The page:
"You can't fix it; no matter what you do, you can't. So why don't you quit trying?" Those words were uttered by the marriage counselor in our last session. It confuses the hell out of me. Were we not sitting in a room paying quite a bit of money by the hour in an attempt to fix our marriage?
Confusion is a wicked fighter. I dodge surgical jabs at my precious intellect, and deflect direct shots to my insecurities, but eventually she hits pay-dirt and I quickly find myself dizzy from bone-jarring blows to my very core.
"I don't get you," catching Confusion's master -- the therapist -- a little off guard. "You said I can't fix this. Then, you ask me to list a few possibilities or ideas for my wife and I to be together more often... and that feels a lot like trying to fix this."
She's a professional, so she lets me finish my thought. Expressionless, and with a slight tilt of the head, she listens patiently while processing my accusation.
"A month ago I pleaded that it was unreasonable to ask for things from my wife if I knew she really couldn't deliver," I continue. "It's a me problem. It's me."
"I need to adjust me in order to help solve this. You said that was impossible and unrealistic; then you, literally, went on and on about how much you've had to adjust yourself in how you deal with your husband on a daily basis. You wouldn't give that to me -- you just said all the things about changing you to deal with your husband the way I should change myself to start dealing with my wife... and you wouldn't let me have that."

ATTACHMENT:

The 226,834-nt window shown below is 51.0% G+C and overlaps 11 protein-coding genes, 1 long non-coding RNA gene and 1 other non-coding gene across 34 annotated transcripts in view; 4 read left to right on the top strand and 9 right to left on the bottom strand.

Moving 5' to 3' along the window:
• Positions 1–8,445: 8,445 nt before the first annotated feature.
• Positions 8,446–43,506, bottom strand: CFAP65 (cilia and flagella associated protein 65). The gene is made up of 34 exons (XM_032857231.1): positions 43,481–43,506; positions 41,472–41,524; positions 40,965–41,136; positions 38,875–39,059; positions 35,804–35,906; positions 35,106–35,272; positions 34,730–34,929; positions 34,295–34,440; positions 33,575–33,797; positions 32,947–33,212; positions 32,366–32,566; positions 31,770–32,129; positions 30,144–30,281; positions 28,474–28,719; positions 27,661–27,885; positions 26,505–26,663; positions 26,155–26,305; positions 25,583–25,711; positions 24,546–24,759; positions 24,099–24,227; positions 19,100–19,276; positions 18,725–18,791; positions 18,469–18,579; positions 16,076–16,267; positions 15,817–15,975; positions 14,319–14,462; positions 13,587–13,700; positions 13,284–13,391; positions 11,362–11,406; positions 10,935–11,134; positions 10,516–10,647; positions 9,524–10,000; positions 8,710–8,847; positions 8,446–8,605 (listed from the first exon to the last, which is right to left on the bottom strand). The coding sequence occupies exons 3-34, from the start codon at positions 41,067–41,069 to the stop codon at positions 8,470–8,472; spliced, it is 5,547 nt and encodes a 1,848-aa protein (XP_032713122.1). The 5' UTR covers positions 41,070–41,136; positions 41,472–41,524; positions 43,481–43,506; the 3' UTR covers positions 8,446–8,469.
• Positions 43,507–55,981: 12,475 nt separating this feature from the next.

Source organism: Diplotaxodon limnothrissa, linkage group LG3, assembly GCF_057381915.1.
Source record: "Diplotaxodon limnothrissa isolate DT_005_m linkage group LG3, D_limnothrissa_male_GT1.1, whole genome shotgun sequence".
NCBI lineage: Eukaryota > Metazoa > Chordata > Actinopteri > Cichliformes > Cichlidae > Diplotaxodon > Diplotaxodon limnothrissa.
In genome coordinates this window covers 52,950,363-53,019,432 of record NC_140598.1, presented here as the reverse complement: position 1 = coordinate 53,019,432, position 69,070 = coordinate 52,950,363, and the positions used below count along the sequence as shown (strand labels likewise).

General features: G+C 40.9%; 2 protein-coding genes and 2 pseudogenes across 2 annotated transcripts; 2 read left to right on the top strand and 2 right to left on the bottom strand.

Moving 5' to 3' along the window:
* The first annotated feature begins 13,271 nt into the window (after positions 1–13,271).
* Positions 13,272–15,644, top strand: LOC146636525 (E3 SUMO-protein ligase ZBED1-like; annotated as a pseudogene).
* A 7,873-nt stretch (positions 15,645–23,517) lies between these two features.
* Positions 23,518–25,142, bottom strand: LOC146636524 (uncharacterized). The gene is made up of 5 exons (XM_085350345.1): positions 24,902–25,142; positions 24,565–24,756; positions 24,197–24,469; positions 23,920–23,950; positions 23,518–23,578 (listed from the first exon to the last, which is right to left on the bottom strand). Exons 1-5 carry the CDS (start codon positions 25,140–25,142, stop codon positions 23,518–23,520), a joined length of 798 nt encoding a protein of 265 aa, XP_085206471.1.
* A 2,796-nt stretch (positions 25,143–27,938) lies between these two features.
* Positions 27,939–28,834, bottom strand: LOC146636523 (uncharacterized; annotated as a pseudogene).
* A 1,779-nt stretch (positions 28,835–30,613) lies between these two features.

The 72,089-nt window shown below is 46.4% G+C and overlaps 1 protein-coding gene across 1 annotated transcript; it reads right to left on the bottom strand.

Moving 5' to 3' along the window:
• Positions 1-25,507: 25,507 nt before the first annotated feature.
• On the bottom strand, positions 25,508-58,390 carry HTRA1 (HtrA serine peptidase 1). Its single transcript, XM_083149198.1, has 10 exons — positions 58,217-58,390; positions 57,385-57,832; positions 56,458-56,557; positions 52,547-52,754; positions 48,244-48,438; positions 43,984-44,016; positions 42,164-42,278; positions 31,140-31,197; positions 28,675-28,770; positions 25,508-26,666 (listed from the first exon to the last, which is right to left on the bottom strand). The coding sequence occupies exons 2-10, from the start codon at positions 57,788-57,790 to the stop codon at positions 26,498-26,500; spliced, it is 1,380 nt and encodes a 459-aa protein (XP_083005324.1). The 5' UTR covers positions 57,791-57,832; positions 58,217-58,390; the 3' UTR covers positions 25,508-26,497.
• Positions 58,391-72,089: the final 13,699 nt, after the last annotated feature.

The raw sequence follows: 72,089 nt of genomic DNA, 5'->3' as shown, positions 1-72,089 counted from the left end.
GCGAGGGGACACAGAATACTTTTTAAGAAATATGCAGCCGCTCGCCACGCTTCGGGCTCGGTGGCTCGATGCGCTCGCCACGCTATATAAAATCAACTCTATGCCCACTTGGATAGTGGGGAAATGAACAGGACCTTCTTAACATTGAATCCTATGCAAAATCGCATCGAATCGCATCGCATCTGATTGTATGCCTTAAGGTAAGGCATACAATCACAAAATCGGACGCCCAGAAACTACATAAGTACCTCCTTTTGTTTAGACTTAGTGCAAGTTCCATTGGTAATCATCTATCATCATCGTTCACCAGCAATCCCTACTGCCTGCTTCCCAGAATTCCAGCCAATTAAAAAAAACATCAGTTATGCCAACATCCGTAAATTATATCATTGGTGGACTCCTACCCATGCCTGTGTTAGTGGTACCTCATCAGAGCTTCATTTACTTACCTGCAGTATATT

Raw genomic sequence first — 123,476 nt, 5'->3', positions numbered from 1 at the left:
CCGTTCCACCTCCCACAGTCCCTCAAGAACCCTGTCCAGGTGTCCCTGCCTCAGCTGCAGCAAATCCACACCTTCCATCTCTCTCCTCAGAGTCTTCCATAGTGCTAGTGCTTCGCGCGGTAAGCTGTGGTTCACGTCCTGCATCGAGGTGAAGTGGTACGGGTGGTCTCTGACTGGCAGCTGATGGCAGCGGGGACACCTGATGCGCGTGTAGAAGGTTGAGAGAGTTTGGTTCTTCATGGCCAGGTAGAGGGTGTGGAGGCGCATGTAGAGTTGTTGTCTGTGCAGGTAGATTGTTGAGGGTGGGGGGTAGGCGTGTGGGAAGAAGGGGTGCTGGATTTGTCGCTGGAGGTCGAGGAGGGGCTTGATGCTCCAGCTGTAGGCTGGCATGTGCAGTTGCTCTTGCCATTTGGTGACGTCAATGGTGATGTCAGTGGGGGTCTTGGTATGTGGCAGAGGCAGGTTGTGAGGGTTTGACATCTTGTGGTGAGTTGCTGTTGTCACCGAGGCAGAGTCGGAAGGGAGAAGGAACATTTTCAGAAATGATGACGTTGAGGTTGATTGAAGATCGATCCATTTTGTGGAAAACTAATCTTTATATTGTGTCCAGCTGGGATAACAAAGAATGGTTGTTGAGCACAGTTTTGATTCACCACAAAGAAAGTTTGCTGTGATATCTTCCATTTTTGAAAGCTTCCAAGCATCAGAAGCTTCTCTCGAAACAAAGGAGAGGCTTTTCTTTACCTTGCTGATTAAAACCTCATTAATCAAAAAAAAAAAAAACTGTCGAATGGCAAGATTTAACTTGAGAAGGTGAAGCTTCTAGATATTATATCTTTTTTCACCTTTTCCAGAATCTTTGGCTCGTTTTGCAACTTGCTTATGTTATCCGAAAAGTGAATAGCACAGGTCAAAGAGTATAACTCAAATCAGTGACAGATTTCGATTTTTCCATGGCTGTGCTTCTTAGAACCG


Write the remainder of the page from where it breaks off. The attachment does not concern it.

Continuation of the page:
I clearly touch a nerve as pursed lips and narrow eyes begin raising the room's temperature.
"It's damn confusing," I conclude. "I don't get you."
She pauses, and turns in her chair to put her notes back on her desk, then spins back around to face me directly.
I take a deep breath and listen intently, nodding occasionally, eyes darting around the room, arms folded but with one raised so my fingers can tap nervously upon my chin (my known tells, probably because that's what happens when I'm being criticized).
It was certainly a carefully crafted reply, voiced in a measured, reassuring tone, and aimed at calming me down and regaining control of the session. But, it might as well been the teacher from Charlie Brown, "WAA WAA WAA WAA WAA WAA," because I don't recall a single word.
On purpose or not, I tune her out completely.
In therapy, you're supposed to be honest and share feelings.
So how am I feeling? It's me against them; that's how I'm feeling. And that's a problem, because feeding that very belief -- as honest as it feels -- will probably prove counter productive to the overall process.
My wife, to her credit, sees the whole thing being boiled down in front of her. Not only do I spar with her over 14 years of hurt feelings, unmet needs, and constant blame, I'm beginning to view our therapist as a growing source of conflict -- on my wife's side and in her corner.
Maybe it's just me, but when marriage counseling begins to feel like a boxing match between half of the couple and the therapist then maybe it's not working.
Naturally, I'd rather not participate. After withstanding the tolls of an emotionally charged marriage all week, we cap each 7-day period by meeting with Iron Mike Tyson where the beatings can end on a high note -- with a proper ass kicking by a paid professional.
By 6 p.m. every Friday night, I'm feeling less like a recharged individual with new skills and heartened hope to go out and meet the challenges in my marriage but more like a battered prize fighter trying to recover from yet another demoralizing butt whooping.
Positive thinking and being a "grown up" about the whole thing are hard to remember when you can't breathe or can't see what you're supposed to do next.
Getting back into the ring week after week seems to be getting harder and harder.